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  • Home > Anne Bishop > Black Jewels > Shalador's Lady (Chapter 187)      Page
  • Shalador's Lady(Black Jewels,Book 8)(187) by Anne Bishop
  • “Theran?”

    He’d left the study door open. It seemed insulting to have Kermilla scratching on the door like a servant asking for admittance. Especially today. Besides, he’d already tucked the correspondence away in a locked drawer in his desk.

    He held out the document.

    She read it, her brow furrowing.

    “What does this mean?” she asked, handing it back to him.

    “It means Cassidy holds Ferall’s leash.”

    “Well, good riddance. He was a crude man. I didn’t like him.”

    “He’s an Opal-Jeweled Warlord Prince. I’ve seen what he’s done on a killing field. He’s no Lucivar Yaslana, but even so he was feared—and with good reason.”

    “Oh.”

    No real comprehension. He heard that truth in her voice, saw it in her eyes. “And it means that Cassidy now rules half of what used to be Dena Nehele.”

    Thatshe understood, and those pretty blue eyes blazed with anger.

    “You have to stop this, Theran. You have to get the court formed andstop this. ”

    Hadn’t he been trying for months to introduce her to the other Warlord Princes and give her a chance to shine? It wasn’t his fault she’d pissed off Ferall and some of the others. But she kept snapping at him because her position was still so tenuous, or she sulked over his tight control of the purse, or pouted over some real—or imagined—insult from Julien. Or wanted sex, which was becoming less and less appealing because there seemed to be less and less heart in the act.

    Sometimes he wanted to shout at her to stop being a stupid, selfish girl and start being the Queen he knew she could be.

    And yet, despite his growing frustration and anger with her, she still felt soright, and heknew if she could have a little more time to mature, shewould be the Queen Dena Nehele so desperately needed.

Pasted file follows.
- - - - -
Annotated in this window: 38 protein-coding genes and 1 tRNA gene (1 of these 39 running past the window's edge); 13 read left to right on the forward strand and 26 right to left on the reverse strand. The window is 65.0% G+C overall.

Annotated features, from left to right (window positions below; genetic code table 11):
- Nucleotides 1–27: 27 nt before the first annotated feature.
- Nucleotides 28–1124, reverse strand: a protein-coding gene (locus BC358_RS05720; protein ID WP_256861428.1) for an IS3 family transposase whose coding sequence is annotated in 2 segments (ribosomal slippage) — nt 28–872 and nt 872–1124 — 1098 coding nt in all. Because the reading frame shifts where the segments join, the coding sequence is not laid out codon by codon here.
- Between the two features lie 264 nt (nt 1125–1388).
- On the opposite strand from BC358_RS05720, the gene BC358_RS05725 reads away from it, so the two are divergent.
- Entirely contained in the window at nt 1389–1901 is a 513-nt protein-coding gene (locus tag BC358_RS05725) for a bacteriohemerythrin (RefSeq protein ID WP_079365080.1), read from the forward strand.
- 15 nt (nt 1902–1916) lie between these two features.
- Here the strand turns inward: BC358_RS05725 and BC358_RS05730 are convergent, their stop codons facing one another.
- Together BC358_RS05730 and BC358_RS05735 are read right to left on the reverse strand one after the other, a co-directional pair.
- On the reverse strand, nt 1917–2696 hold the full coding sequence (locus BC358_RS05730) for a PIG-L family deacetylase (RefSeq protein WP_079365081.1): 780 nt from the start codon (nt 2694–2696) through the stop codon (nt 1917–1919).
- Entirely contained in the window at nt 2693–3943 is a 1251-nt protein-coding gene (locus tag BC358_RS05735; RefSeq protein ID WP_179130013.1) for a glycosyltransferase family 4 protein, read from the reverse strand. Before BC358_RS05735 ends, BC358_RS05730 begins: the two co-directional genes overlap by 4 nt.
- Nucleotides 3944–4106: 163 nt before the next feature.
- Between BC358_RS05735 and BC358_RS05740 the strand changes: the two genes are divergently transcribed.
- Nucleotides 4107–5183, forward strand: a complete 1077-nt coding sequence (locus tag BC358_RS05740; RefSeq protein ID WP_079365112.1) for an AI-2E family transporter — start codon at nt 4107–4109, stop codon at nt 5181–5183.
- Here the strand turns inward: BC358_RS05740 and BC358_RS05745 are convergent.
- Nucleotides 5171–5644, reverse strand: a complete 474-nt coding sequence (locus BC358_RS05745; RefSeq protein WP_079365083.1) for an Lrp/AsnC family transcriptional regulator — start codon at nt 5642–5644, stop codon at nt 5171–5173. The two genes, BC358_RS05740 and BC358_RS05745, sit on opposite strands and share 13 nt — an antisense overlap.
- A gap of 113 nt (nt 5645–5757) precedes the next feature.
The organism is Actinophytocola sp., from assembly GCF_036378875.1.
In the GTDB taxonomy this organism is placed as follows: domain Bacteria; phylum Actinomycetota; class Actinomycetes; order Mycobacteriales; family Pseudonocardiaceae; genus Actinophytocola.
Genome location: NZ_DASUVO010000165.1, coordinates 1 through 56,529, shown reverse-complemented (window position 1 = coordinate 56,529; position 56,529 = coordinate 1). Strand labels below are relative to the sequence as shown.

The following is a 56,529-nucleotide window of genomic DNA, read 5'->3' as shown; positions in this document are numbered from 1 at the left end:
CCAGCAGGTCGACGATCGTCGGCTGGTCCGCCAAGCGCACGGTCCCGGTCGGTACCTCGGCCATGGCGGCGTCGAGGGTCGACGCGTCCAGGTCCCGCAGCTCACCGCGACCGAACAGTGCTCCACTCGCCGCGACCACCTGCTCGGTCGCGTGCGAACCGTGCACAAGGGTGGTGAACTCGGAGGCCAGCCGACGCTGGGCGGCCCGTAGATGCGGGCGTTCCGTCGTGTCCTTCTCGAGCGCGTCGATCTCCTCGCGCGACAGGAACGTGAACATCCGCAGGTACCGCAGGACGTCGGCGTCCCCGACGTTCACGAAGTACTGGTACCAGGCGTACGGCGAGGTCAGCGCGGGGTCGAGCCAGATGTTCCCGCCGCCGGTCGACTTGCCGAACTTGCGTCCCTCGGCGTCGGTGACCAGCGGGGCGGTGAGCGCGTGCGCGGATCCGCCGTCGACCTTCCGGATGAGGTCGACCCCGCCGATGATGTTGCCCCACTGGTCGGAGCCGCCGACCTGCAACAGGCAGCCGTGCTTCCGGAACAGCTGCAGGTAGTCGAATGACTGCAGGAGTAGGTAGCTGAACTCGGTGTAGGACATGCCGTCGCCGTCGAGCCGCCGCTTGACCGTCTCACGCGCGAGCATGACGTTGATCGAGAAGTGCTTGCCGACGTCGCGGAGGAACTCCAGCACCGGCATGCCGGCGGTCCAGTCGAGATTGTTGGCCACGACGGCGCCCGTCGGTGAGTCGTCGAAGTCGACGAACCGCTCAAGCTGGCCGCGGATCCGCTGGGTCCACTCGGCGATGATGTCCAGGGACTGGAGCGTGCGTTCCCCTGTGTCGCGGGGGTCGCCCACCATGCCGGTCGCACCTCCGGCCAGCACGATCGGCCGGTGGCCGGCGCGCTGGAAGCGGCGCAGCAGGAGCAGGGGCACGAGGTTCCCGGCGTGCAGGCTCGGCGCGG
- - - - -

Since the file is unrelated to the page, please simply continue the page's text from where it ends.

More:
She was right about one thing: every day that slipped away without a court forming around her made Dena Nehele more vulnerable—and made Cassidy, and her court, look better.

    Over the next few days, Theran felt like a man bleeding to death from a wound he couldn’t find.

    Thinking that any court was better than no court, and figuring Kermilla wouldn’t object since she considered these Blood acceptable companions socially, he’d gone to visit the aristo families in Grayhaven—and discovered they hadall left town on business of one kind or another. The servants couldn’t tell him where the families had gone, couldn’t tell him when they would return.

    The message was clear enough: The men were afraid he would require them to serve in Kermilla’s court, so they had removed themselves from his reach.

    When he went to talk to the Warlord Princes living in his own Province, they stared at him with bleak eyes and offered nothing.

    And with each day and each failure, Kermilla became shriller and more demanding.

    He sent another summons to the Warlord Princes in the remaining Provinces, demanding that they present themselves to Kermilla for consideration in her court.

    This time, no one answered.

    CHAPTER 44

    TERREILLE

    Ignoring her yip of protest, Gray bundled Cassidy into her winter coat and hustled her to the kitchen door.

    “Put your boots on,” he said. “There’s something I want to show you.”

    Well, she needed a break from the paperwork anyway, and he looked like he could be as stubborn as a Sceltie about showing her whatever this was.

    When they were outside, Cassidy lifted her face to the sun. “Not one word about my needing a hat. Not today when the air has that first scent of spring.”

    “Wasn’t going to say a thing.” Taking her hand, he led her to the sitting area under the tree.

  • Romance | Fantasy | Vampire